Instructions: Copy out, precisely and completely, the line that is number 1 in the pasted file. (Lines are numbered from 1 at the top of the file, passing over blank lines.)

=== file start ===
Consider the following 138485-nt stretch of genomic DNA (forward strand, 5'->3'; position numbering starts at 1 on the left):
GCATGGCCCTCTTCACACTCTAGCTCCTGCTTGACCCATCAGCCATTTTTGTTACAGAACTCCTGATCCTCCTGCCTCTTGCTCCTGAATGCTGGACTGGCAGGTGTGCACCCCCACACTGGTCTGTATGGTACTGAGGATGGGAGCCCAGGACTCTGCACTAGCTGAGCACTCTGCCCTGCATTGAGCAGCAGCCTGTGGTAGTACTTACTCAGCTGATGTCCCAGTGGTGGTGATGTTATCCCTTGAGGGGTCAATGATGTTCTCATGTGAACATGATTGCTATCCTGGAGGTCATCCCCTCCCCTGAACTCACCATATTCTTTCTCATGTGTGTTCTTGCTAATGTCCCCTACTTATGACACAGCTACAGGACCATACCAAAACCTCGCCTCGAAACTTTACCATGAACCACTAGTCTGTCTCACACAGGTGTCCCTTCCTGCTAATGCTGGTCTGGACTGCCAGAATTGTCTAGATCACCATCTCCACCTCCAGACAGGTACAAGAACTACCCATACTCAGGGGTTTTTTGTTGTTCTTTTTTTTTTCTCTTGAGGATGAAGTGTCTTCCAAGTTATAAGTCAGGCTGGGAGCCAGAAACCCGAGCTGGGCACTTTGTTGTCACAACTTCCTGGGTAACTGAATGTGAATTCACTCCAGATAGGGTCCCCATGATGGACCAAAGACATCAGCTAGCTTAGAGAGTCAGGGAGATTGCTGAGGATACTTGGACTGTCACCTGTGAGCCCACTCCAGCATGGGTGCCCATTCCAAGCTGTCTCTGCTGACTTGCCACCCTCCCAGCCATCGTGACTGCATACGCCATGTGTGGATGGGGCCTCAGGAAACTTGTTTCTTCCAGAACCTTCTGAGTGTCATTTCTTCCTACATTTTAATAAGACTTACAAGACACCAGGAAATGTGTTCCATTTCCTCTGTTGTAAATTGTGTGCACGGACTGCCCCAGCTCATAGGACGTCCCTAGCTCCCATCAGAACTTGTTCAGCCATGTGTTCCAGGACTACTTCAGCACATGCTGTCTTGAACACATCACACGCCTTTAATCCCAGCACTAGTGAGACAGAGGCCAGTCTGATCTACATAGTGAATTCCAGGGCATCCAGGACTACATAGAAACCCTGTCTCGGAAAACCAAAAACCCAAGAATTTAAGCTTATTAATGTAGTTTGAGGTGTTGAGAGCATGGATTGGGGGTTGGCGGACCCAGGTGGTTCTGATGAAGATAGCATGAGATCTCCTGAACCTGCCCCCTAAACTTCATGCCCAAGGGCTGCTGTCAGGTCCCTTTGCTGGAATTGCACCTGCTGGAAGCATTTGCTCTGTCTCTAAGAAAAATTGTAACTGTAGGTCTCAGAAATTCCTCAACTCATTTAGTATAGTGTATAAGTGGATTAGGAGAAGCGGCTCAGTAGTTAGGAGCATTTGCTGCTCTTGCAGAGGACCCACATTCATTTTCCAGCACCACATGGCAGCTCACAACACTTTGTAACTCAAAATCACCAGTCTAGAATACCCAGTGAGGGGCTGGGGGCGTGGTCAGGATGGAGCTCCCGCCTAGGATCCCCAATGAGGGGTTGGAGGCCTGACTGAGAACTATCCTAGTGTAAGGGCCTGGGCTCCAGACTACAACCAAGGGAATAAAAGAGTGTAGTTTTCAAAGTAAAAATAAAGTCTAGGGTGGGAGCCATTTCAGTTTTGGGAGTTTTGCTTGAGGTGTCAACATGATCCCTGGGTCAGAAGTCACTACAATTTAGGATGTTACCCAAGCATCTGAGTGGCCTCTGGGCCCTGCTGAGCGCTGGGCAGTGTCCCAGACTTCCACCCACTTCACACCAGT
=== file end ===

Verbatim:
Consider the following 138485-nt stretch of genomic DNA (forward strand, 5'->3'; position numbering starts at 1 on the left):